In evaluating these results, it is important to note that the data are cross-sectional, and could perhaps have been affected by differential survival of high-risk participants. In theory, the lower risk lipid profile of T allele carriers may be due to a markedly higher mortality rate in T carriers who had had metabolic syndrome features plus the T allele-associated diabetes risk, and therefore did not survive past 65 years of age. However, there was no significant association between T allele status and age in this study (linear sex adjusted regression β = 0.031, p = 0.963) and there was also less dyslipidemia in the general population, excluding those with diabetes or IFG, making a differential mortality scenario less likely. A second limitation is our relatively crude measure of beta-cell function; more accurate measurements are obtained from oral glucose tolerance tests, but these were not performed in InCHIANTI. In addition, the numbers of patients with diabetes with major complications are limited, and although the findings presented are consistent with previous knowledge of the mechanisms of diabetes-related complications, replication of these findings in independent populations is clearly needed. Two-thirds of those with diabetes were receiving some form of treatment, and prior treatment may have influenced diabetes-specific estimates, although rates of treatment were not significantly different by SNP status. As treated patients with diabetes are likely to have more severe disease and complications than untreated patients, simple exclusion or adjustment for treatment would be misleading. The presence of many of the associations in the general population sample and the combined diabetes and IFG groups, in which the effect of treatment would be diluted, suggests that these findings are robust.

If these findings are confirmed in other populations and in prospective cohort studies, the presentation of T allele carriers as having lower risk of metabolic syndrome but greater risk of microvascular complications would have obvious clinical implications. The desegregation of type 2 diabetes into subtypes with different patterns of risk suggests that treatment approaches, especially to lipid reduction and closeness of glycemic control, could be more closely tailored to genetic subtype.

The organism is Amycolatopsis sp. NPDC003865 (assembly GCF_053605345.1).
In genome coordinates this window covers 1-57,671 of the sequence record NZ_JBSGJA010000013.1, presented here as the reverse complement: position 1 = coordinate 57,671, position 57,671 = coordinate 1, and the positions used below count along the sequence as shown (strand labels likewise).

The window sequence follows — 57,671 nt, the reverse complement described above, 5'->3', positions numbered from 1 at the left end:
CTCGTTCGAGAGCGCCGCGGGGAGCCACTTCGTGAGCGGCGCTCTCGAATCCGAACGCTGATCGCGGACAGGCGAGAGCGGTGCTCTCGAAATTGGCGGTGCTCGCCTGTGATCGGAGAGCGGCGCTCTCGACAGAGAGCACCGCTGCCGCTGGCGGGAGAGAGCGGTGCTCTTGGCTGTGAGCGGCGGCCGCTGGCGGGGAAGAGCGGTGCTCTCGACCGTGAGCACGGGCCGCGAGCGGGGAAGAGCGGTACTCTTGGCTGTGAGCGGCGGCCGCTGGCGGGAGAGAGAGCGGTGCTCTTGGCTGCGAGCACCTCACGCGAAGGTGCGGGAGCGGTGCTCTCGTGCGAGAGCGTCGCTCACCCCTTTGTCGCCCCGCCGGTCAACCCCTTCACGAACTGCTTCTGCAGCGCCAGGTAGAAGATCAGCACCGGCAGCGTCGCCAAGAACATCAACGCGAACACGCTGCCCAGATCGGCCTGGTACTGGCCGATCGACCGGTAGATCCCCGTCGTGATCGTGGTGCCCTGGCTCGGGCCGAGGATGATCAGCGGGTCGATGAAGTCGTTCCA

Conclusion

The TCF7L2 polymorphism is associated with beta-cell dysfunction but also a more protective lipid risk profile in the general elderly population. TCF7L2 minor allele carrier patients with diabetes are less likely to have metabolic syndrome features, but may be at higher risk from more microvascular complications, including renal impairment and (vascular) dementia. If replicated, these findings may have implications for developing treatment approaches tailored to the balance of risks in the different genotype groups.

Competing interests

The author(s) declare that they have no competing interests.

Authors' contributions

DM contributed to the design of this study, and led the statistical analysis, writing and editing of the manuscript. AM participated in the co-ordination and the design of the study, undertook the genotyping and contributed to the editing of the manuscript.

AJH assisted with the statistical analysis and editing of the manuscript. MNW undertook the analysis of the genotyping for quality control. SB, LF and JG lead the InCHIANTI study including design and data collection, and contributed to the editing of the manuscript. AMC prepared the InCHIANTI DNA and contributed to the editing of the manuscript. GP carried out the insulin assays, and contributed to the editing of the manuscript. TMF contributed to the study design and genotyping, and contributed to the editing of the manuscript. All authors read and approved the final manuscript.

Acknowledgements

This work is supported in part by NIH/NIA grant R01 AG24233-01, and by the Intramural Research Program, National Institute on Aging, NIH. DM is supported by a NHS Executive National Public Health Career Scientist Award, Ref: PHCSA/00/002. The InCHIANTI study was supported as a "targeted project" (ICS 110.1\RS97.71) by the Italian Ministry of Health, by the US National Institute on Aging (Contracts N01-AG-916413, N01-AG-821336 and Contracts 263 MD 9164 13 and 263 MD 821336).

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Pre-publication history